By Yvonne Hertz on October 14 2018 06:25:08
This is where simple process mapping can be used as an effective tool. Developing sample flowcharts that focus on specific areas or duties can help each subject matter expert define their areas of knowledge and communicate to others in the room. Linking each area together with inter-dependencies and business rules is where the real power of this technique comes in.
Each flowchart should ideally begin with a Terminator shape, from which the next step should be linked. Each shape should be indicative of a specific stage in the process and there are conventions for each of these, the most common being the rectangular "Process" shape. Many others exist, however, including shapes representing Data, Documents and Decisions. Decision shapes are diamonds, each of the four corners (or nodes) being either a link from the preceding shape or action to be taken in the next stage depending on the decision.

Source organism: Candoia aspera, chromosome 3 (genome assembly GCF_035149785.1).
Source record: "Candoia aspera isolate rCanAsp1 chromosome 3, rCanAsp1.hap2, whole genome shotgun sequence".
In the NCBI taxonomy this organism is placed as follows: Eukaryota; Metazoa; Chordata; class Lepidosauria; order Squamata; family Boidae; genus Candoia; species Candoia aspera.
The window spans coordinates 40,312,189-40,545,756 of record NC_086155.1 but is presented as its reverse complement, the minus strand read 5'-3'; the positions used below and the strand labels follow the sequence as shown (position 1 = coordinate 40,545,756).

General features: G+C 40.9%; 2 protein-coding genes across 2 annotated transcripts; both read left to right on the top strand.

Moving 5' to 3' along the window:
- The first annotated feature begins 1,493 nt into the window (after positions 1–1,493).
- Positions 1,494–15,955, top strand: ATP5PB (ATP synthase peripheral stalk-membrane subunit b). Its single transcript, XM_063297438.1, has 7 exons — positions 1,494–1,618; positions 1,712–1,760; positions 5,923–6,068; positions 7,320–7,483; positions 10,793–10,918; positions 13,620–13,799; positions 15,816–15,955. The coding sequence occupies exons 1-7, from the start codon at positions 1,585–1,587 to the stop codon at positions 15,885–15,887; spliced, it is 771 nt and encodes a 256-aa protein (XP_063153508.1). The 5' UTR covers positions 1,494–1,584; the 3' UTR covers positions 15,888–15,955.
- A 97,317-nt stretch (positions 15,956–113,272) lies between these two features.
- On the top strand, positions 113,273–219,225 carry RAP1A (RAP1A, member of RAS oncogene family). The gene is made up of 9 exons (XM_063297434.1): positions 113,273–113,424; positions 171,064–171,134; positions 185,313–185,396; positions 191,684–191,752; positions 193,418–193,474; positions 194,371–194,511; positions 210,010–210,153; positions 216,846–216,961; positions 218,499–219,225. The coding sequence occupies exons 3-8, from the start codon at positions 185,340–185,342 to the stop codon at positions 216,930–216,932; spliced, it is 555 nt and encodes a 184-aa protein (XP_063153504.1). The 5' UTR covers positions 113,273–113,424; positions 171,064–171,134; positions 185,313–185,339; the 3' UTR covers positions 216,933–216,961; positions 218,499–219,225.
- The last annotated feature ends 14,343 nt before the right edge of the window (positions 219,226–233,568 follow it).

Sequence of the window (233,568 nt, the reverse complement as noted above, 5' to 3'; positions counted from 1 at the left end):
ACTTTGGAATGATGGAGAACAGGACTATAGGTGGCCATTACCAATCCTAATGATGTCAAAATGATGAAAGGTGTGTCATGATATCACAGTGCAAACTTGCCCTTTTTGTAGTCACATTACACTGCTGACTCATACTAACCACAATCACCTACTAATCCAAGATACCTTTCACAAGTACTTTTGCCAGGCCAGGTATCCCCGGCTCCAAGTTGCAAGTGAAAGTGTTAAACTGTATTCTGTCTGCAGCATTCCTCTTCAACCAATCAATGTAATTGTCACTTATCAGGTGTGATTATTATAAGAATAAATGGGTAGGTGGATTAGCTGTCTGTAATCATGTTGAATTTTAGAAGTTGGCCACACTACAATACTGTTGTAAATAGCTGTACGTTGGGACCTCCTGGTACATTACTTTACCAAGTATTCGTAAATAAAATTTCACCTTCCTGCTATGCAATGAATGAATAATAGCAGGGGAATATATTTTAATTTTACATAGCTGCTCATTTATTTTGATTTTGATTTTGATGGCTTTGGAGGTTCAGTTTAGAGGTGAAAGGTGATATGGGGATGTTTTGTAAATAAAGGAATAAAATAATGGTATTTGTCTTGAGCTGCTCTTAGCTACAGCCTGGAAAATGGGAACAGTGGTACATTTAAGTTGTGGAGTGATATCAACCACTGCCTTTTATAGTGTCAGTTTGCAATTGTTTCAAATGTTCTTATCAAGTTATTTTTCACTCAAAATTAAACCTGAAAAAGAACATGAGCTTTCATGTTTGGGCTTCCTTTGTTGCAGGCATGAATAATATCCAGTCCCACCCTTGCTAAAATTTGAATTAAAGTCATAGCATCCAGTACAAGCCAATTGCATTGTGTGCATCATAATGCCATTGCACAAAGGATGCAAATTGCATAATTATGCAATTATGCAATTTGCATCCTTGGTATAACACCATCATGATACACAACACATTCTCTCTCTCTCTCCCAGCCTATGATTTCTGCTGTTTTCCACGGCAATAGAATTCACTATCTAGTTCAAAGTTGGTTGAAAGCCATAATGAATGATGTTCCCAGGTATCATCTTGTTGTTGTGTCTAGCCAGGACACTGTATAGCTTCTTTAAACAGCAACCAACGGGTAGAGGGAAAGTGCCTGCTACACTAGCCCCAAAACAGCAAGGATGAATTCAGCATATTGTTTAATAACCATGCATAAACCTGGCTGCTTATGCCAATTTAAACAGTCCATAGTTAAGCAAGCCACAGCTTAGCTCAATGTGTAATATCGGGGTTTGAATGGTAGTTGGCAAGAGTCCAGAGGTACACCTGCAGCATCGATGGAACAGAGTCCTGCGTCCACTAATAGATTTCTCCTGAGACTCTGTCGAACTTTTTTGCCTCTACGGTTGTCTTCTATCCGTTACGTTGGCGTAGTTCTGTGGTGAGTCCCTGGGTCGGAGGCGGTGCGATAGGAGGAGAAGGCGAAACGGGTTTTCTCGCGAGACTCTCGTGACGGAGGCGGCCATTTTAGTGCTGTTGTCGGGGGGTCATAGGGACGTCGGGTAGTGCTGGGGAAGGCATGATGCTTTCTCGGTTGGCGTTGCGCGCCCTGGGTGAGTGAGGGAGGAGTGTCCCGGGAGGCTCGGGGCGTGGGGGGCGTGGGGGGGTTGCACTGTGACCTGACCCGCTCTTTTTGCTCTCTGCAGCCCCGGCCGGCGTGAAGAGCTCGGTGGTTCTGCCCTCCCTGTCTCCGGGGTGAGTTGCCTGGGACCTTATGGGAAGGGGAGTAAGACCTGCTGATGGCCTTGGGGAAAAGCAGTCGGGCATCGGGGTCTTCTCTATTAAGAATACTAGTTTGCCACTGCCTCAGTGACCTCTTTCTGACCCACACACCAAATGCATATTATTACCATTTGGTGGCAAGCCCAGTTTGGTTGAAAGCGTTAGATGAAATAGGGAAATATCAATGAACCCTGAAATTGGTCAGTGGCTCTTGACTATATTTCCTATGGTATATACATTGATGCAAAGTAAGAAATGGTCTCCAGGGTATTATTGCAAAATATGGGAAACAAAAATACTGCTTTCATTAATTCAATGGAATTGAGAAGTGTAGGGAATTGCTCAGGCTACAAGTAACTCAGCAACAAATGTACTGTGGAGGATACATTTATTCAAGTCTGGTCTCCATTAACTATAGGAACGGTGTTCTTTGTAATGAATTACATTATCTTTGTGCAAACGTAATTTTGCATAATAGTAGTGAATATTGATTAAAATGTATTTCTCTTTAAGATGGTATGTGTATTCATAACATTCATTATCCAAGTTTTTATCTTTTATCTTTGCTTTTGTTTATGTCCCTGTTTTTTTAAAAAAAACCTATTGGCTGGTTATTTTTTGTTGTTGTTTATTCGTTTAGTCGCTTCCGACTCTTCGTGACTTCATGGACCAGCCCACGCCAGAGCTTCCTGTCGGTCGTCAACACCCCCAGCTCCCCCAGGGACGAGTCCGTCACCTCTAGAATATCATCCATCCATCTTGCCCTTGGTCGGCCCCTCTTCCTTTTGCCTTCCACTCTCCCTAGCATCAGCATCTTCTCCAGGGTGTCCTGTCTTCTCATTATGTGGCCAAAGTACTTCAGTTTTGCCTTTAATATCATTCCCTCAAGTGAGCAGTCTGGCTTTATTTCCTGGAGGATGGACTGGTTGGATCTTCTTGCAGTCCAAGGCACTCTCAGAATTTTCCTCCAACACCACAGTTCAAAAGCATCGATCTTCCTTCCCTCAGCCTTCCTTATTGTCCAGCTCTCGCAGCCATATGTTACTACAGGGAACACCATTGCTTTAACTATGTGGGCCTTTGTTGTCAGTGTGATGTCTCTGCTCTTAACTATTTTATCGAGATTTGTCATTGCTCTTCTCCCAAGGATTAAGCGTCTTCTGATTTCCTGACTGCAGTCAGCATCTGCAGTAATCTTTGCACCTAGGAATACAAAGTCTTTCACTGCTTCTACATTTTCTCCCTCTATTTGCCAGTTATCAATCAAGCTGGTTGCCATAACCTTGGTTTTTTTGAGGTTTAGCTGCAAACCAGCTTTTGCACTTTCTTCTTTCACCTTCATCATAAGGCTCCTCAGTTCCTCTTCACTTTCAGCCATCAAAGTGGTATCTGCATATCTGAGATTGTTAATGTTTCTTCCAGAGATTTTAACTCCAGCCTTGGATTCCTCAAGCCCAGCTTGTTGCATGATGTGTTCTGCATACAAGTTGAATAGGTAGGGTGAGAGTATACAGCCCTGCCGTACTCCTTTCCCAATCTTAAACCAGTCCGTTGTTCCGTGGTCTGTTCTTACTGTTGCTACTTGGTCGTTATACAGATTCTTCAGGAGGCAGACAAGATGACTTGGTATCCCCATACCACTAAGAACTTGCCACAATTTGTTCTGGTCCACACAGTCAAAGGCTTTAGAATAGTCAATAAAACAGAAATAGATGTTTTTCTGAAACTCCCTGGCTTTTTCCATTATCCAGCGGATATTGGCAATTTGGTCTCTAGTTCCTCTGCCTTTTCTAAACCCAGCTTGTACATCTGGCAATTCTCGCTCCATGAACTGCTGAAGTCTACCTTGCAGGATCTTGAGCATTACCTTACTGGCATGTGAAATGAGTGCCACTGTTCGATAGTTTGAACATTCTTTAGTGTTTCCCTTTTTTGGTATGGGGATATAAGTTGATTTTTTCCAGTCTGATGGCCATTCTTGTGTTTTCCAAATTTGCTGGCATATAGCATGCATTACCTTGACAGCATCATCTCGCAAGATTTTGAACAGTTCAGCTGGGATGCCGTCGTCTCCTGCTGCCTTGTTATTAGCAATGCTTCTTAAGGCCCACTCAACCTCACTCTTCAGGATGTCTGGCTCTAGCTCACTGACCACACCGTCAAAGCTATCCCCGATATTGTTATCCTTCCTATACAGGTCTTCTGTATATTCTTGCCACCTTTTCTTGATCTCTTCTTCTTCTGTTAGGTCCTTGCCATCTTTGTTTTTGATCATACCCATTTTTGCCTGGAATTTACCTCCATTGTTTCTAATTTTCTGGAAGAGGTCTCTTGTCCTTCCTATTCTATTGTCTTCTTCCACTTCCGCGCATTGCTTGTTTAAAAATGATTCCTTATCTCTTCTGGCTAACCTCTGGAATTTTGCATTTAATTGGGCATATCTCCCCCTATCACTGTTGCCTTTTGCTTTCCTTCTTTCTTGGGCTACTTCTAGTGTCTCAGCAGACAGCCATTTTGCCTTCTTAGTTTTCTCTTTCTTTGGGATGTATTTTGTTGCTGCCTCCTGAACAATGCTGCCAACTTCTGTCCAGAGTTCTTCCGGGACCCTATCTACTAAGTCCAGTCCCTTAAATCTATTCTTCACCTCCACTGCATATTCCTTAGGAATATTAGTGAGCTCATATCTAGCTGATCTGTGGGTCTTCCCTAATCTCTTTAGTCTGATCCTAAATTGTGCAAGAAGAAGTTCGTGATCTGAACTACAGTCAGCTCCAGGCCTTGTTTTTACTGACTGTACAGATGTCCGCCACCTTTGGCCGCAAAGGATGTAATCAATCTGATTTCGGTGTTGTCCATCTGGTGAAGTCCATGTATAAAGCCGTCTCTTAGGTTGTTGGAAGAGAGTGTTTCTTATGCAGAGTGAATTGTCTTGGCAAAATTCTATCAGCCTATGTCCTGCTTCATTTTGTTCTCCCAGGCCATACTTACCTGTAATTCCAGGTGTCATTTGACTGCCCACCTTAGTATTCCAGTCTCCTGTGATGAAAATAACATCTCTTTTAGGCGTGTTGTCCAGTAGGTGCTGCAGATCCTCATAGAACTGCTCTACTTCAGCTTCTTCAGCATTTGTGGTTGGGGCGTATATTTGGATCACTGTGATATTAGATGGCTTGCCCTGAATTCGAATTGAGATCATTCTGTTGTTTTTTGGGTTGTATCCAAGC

This is not easily done, especially in a large room with multiple experts who know only a small portion of the entire process. Each contributor who works within the team can identify their specific areas they deal with on a daily basis, but do not necessarily understand or know the linkages and dependencies that exist outside of their general areas.
In addition to diagramming techniques, engineers and architects have found it useful to develop models and prototypes to evaluate the overall physical aspects of their design. These are useful but let us not forget they are all ultimately based on a design of some kind (boxes and lines). From the models and prototypes, designs can be adjusted as required.
A flowchart could be defined as a pictorial representation of a process in which the steps are symbolized by shapes - in other words a diagram that explains the steps in a procedure. Each shape should link to its neighbour by a connector line, and often these have arrow heads to describe the direction of flow.
Although drawings typically consist of geometric shapes, it is not uncommon to include tables or indices to represent decisions or to provide a cross-reference. Nonetheless, boxes and lines represent the principal means to visualize and communicate a design regardless of the structure to be built, and have been used since time immemorial.